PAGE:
If we look to the future of robotic development, it is fairly easy to envision a scenario where robots outnumber people (assuming they already don’t). With robots of all shapes and sizes wandering our hallways and engaging with the world around them, we should assume that it will be a different world that they engage with. Though we will design aspects of our robots to operate like humans, they will not be human, but instead, something distinctly different. In some ways, they’ll be like us – we’ll likely anthropomorphize some robots in terms of a rough humanoid design – but in other ways, they will be nearly alien in nature.
They’ll have cameras for eyes, microphones for ears, grippers for hands, wheels for feet, and a mind that, try as we may, seems to be diverging from the human brain, not converging on it. They’ll search for tiny codes on walls, floors, and objects to help identify and orient themselves and the object. They’ll maneuver through ramps and lifts to get from A to B, avoiding battery and labour intensive staircases. They’ll cycle through a series of purpose-built manipulators to engage with the different doors, computer interfaces, and people they encounter.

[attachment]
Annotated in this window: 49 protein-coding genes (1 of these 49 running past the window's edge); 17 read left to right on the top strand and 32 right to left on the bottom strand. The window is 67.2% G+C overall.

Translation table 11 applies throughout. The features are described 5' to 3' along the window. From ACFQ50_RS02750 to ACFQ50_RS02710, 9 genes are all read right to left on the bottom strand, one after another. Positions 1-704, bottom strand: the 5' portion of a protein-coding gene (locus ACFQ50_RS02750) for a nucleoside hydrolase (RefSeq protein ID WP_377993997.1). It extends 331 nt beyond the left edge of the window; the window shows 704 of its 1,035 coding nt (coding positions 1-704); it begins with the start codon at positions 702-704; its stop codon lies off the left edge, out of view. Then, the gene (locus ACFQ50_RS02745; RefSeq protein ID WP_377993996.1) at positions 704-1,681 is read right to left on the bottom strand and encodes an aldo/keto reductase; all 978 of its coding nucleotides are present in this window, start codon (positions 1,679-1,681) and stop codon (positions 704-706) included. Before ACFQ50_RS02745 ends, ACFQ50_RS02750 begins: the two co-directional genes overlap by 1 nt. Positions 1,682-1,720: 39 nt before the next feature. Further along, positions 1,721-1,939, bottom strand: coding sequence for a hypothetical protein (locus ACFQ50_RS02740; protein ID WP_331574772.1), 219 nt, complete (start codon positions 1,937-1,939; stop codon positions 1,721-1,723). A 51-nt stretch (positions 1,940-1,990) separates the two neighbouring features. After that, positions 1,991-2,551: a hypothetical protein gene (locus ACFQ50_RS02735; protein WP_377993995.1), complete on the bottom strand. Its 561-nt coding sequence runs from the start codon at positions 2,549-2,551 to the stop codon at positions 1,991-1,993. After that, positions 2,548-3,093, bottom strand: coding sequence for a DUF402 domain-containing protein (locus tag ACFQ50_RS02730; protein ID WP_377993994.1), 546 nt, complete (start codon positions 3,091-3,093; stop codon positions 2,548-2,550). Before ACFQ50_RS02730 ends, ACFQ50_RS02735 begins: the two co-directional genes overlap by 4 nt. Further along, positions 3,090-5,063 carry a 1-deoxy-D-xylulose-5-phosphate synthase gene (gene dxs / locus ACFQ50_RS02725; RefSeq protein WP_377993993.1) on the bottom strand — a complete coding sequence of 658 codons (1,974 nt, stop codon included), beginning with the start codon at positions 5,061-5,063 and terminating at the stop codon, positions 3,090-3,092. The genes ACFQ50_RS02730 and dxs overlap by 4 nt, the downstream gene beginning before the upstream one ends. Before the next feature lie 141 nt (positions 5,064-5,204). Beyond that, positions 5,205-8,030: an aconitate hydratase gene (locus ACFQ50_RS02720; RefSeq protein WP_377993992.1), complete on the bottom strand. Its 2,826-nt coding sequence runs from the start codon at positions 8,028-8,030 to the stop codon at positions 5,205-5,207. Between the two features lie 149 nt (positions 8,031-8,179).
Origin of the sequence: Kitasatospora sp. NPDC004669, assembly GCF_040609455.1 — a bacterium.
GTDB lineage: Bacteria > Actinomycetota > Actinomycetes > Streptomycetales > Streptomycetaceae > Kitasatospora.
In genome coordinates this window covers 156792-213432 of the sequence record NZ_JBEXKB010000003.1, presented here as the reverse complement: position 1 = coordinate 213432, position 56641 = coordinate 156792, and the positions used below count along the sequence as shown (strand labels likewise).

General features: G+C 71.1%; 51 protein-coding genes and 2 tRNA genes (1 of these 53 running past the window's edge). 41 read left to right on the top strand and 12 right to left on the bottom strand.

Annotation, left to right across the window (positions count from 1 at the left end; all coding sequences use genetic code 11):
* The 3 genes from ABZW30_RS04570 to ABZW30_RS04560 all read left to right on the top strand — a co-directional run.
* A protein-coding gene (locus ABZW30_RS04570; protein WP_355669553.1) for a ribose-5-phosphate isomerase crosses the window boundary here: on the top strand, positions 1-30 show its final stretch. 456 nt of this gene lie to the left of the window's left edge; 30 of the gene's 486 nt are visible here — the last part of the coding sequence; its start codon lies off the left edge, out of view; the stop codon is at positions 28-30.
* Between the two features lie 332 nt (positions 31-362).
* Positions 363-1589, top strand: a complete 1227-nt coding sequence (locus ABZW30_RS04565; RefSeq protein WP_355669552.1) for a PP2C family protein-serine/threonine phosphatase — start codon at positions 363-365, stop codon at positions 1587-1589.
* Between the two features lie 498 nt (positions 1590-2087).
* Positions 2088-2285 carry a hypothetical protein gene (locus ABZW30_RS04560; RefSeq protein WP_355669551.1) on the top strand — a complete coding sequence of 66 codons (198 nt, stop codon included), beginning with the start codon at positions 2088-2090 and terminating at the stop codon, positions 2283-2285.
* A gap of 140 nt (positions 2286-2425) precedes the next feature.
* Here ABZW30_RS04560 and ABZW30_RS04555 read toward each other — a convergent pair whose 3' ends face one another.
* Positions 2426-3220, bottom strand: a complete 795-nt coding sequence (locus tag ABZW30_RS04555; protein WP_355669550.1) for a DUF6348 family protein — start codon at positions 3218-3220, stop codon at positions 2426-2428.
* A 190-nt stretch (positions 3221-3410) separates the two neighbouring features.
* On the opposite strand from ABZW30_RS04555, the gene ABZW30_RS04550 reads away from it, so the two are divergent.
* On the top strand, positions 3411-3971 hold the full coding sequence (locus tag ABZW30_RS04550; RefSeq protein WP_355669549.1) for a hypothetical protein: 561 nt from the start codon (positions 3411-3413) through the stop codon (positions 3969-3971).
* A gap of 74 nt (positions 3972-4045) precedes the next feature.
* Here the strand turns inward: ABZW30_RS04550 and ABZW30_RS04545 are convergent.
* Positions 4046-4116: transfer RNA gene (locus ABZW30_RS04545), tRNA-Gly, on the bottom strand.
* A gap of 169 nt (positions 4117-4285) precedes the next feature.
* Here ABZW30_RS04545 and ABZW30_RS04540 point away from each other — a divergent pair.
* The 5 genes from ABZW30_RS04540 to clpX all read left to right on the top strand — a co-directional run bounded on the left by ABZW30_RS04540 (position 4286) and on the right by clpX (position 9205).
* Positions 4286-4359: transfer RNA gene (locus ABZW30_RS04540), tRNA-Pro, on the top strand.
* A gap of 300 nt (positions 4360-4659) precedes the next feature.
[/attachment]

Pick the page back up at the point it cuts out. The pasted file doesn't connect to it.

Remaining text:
Think of some of what we consider more “simple” tasks and the difficulty in designing a system to fully accomplish that task. Completing a package delivery in an office breaks down into a series of steps that, while at first glance seem simple, become a bit more complicated when roboticized. First we need to ensure that the box is grabbable. The pathway needs either a steady ramp and elevators to pilot the whole way or a system that can negotiate stairs. The walls and floors need to be visually distinct to help model and navigate them. Any door handles or elevator buttons must be recognizable and manipulable by our robotic system. We have to see and avoid objects and know where to appropriately place the package. And finally, we have to interact with our intended recipient to ensure that they are happy with our actions and have no further need of help.
Make Them Come to Us?